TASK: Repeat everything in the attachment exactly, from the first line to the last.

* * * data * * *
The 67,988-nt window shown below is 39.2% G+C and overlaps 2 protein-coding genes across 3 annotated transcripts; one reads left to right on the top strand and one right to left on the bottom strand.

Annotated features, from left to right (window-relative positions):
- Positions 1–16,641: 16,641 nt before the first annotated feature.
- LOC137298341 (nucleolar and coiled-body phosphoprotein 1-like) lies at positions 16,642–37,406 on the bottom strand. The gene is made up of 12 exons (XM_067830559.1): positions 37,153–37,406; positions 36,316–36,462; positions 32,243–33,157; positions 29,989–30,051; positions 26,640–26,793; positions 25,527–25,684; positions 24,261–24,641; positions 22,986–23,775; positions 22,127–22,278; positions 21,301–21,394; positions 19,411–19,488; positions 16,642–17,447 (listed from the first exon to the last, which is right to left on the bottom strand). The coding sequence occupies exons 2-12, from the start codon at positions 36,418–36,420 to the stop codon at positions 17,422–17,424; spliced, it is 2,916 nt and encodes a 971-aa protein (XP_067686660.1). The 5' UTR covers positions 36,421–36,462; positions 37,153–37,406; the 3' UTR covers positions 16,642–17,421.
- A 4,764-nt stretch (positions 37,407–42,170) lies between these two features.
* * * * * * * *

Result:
The 67,988-nt window shown below is 39.2% G+C and overlaps 2 protein-coding genes across 3 annotated transcripts; one reads left to right on the top strand and one right to left on the bottom strand.

Annotated features, from left to right (window-relative positions):
- Positions 1–16,641: 16,641 nt before the first annotated feature.
- LOC137298341 (nucleolar and coiled-body phosphoprotein 1-like) lies at positions 16,642–37,406 on the bottom strand. The gene is made up of 12 exons (XM_067830559.1): positions 37,153–37,406; positions 36,316–36,462; positions 32,243–33,157; positions 29,989–30,051; positions 26,640–26,793; positions 25,527–25,684; positions 24,261–24,641; positions 22,986–23,775; positions 22,127–22,278; positions 21,301–21,394; positions 19,411–19,488; positions 16,642–17,447 (listed from the first exon to the last, which is right to left on the bottom strand). The coding sequence occupies exons 2-12, from the start codon at positions 36,418–36,420 to the stop codon at positions 17,422–17,424; spliced, it is 2,916 nt and encodes a 971-aa protein (XP_067686660.1). The 5' UTR covers positions 36,421–36,462; positions 37,153–37,406; the 3' UTR covers positions 16,642–17,421.
- A 4,764-nt stretch (positions 37,407–42,170) lies between these two features.